School of RockReviewed By MP Bartley
Posted 11/03/04 04:30:09
Jack Black is one of the most naturally gifted comic actors we've got today. Any film he's been in with a small role, he's generally stole and ran away with. You give him a punch-line, no matter how old or cliched it is, he'll take it, twist it into something new and just bat it out as a zinger. But that's the problem - he's yet to get a really great script, deserving of his talents. 'School of Rock' is more geared towards Black's style of comedy - but it's still not that script he needs.Black is Dewey Finn, a failed rock musician, and now a jobless, poor slob who has invaded his best friends couch without paying rent. His friend Ned (Mike White) is a supply teacher, and in a fit of desperation, Dewey pretends to be him over the phone to snare a job teaching at an exclusive school under the leadership of uptight Principal Mullins (Joan Cuscak).
Instead of teaching them the curriculum however, Dewey is much more interested in what they can do musically and forming them into a band, to participate in the upcoming 'Battle of the Bands' contest.
So what you have then is quite a cliched tale of a loser taking a job and responsibility he's not qualified for, being found out, yet having won everyone over in his own, maverick manner so he gets one last chance at glory. Because in 'School of Rock' nothing happens like you wouldn't predict it to. A lesson is learned, Dewey grows up, and the kids all learn something about acceptance and have a lot of fun along the way.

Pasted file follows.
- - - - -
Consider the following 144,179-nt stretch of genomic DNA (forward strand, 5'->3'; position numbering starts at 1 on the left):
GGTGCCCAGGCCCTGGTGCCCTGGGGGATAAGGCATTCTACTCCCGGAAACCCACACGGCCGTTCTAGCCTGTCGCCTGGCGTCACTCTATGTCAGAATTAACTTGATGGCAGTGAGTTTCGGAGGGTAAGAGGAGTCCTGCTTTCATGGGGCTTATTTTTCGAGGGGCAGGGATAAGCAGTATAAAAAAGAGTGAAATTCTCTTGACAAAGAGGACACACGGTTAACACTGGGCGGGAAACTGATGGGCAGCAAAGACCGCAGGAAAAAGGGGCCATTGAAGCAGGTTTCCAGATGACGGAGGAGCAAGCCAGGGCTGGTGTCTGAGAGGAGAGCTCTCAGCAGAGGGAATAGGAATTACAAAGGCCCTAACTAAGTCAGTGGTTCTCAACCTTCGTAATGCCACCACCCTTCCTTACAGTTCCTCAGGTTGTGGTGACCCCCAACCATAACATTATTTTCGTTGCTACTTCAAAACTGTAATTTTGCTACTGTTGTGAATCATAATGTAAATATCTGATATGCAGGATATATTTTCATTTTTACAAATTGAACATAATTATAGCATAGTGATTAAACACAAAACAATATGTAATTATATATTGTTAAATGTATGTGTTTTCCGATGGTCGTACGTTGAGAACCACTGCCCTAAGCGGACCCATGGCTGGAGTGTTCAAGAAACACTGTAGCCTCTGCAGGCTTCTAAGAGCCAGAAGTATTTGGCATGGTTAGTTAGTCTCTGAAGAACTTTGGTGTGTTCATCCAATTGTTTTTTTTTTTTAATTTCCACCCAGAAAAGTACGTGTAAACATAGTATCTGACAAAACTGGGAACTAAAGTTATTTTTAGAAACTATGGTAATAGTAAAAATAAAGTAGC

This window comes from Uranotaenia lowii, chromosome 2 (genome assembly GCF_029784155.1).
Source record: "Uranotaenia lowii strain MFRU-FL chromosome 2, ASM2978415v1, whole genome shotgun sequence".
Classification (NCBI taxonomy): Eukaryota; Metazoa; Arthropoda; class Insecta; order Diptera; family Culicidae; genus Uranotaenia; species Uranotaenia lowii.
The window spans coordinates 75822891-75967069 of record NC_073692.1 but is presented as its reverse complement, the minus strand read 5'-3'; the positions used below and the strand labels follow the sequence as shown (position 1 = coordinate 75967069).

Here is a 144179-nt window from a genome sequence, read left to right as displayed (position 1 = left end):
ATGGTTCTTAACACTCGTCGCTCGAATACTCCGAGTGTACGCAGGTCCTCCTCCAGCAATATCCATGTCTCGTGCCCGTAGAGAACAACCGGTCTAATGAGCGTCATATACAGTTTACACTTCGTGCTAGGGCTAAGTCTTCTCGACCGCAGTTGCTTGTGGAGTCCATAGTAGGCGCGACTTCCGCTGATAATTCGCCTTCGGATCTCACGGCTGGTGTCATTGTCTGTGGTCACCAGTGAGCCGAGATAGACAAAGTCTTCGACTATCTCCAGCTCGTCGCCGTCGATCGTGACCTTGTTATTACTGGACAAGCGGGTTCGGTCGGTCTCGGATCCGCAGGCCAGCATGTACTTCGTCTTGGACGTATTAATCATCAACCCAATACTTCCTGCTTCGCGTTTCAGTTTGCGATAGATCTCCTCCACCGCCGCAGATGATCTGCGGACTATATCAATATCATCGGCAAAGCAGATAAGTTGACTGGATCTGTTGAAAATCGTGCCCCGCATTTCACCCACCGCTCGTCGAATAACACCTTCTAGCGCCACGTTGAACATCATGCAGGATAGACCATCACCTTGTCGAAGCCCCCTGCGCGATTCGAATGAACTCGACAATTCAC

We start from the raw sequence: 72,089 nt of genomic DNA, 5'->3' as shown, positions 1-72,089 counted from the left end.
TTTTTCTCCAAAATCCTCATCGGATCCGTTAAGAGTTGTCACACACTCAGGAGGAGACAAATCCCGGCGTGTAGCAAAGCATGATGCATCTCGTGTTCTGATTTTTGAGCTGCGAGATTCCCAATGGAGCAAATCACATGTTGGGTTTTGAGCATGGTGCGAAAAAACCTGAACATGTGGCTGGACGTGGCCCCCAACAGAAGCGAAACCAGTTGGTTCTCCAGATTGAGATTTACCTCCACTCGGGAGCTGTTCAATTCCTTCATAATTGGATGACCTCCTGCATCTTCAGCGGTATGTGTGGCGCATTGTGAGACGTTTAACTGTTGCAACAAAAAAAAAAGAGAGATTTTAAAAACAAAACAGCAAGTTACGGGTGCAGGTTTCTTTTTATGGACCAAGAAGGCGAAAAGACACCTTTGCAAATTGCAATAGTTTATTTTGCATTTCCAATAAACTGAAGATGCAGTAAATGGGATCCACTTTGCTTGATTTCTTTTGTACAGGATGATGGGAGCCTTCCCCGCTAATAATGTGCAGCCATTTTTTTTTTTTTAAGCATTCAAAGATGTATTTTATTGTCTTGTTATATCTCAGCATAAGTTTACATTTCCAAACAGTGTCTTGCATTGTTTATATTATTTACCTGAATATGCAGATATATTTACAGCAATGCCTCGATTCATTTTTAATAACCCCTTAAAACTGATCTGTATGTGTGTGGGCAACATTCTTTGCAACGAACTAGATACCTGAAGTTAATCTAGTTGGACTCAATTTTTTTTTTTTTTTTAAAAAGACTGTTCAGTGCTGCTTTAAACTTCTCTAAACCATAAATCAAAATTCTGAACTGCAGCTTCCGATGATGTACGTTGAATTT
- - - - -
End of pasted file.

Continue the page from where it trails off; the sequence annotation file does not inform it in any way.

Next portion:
But what 'School of Rock' does show, is what happens if you give cliches to talented, and left-field, people. The combination of indie-writer White and indie director Richard Linklater ensures that 'School of Rock' is just a notch above formula and has a classy feel to it. It certainly looks better than your average comedy with some inventive touches like a clever title sequence and moves at a snappy pace too. The script is also good, if predictable (Dewey and the kids practice during lesson, nearly get caught, practice again, nearly get caught again and so on and so on), but gives the film a bit of dazzle to it (when asking for the kids musical influences, one boy pipes up camply "Liza Minelli?") and also freshens up the cliches. Joan Cusack for example, never feels too familiar in a stereotypical role. It also means that 'School of Rock' never falls into slush or obvious sentimentality. Instead, it's actually quite sweet the bond that forms between Dewey and the kids, and the kids never become grating or annoying.
But obviously, the reason that 'School of Rock' is frequently entertaining is Black himself, who is on fire in the role. A manic, bouncing ball of energy, he steams through the film like no-one's ever done this before, and the funniest moments are when his class descends into musical anarchy or when he improvises the next song that they should write. However, this is what I mean by a one-joke film. There's very little apart from Jack Black unleashing mayhem in a musical fashion, and while it's funny, it also suggest that the script could use some more meat on the bone.'School of Rock' is far funnier than it has a right to be, and it'll be a constant re-watcher. But with a role tailor made for Jack Black, how could it fail to be? There's unfortunately little else around the performance of Black, which suggests that he's still waiting for that one, great script.
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